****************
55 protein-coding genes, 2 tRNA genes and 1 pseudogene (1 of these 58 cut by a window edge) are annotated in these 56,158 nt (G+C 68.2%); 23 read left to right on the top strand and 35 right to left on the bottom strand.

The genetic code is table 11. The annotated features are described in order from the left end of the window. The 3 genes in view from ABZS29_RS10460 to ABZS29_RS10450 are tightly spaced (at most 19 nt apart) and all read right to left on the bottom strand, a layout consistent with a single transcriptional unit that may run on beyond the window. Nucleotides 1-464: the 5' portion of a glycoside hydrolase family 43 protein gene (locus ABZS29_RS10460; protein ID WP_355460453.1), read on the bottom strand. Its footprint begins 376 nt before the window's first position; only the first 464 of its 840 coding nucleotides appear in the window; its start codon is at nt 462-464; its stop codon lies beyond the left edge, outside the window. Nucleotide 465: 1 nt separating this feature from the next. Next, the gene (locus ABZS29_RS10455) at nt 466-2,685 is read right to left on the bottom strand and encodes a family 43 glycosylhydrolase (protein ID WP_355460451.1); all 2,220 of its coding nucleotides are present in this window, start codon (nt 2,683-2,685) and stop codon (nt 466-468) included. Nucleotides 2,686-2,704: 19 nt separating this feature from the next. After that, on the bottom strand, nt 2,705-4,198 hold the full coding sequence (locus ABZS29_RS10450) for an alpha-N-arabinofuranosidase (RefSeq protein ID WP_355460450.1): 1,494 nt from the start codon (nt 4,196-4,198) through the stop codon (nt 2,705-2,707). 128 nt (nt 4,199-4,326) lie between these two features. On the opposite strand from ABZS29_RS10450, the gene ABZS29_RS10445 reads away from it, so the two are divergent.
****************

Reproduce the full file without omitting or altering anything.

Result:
55 protein-coding genes, 2 tRNA genes and 1 pseudogene (1 of these 58 cut by a window edge) are annotated in these 56,158 nt (G+C 68.2%); 23 read left to right on the top strand and 35 right to left on the bottom strand.

The genetic code is table 11. The annotated features are described in order from the left end of the window. The 3 genes in view from ABZS29_RS10460 to ABZS29_RS10450 are tightly spaced (at most 19 nt apart) and all read right to left on the bottom strand, a layout consistent with a single transcriptional unit that may run on beyond the window. Nucleotides 1-464: the 5' portion of a glycoside hydrolase family 43 protein gene (locus ABZS29_RS10460; protein ID WP_355460453.1), read on the bottom strand. Its footprint begins 376 nt before the window's first position; only the first 464 of its 840 coding nucleotides appear in the window; its start codon is at nt 462-464; its stop codon lies beyond the left edge, outside the window. Nucleotide 465: 1 nt separating this feature from the next. Next, the gene (locus ABZS29_RS10455) at nt 466-2,685 is read right to left on the bottom strand and encodes a family 43 glycosylhydrolase (protein ID WP_355460451.1); all 2,220 of its coding nucleotides are present in this window, start codon (nt 2,683-2,685) and stop codon (nt 466-468) included. Nucleotides 2,686-2,704: 19 nt separating this feature from the next. After that, on the bottom strand, nt 2,705-4,198 hold the full coding sequence (locus ABZS29_RS10450) for an alpha-N-arabinofuranosidase (RefSeq protein ID WP_355460450.1): 1,494 nt from the start codon (nt 4,196-4,198) through the stop codon (nt 2,705-2,707). 128 nt (nt 4,199-4,326) lie between these two features. On the opposite strand from ABZS29_RS10450, the gene ABZS29_RS10445 reads away from it, so the two are divergent.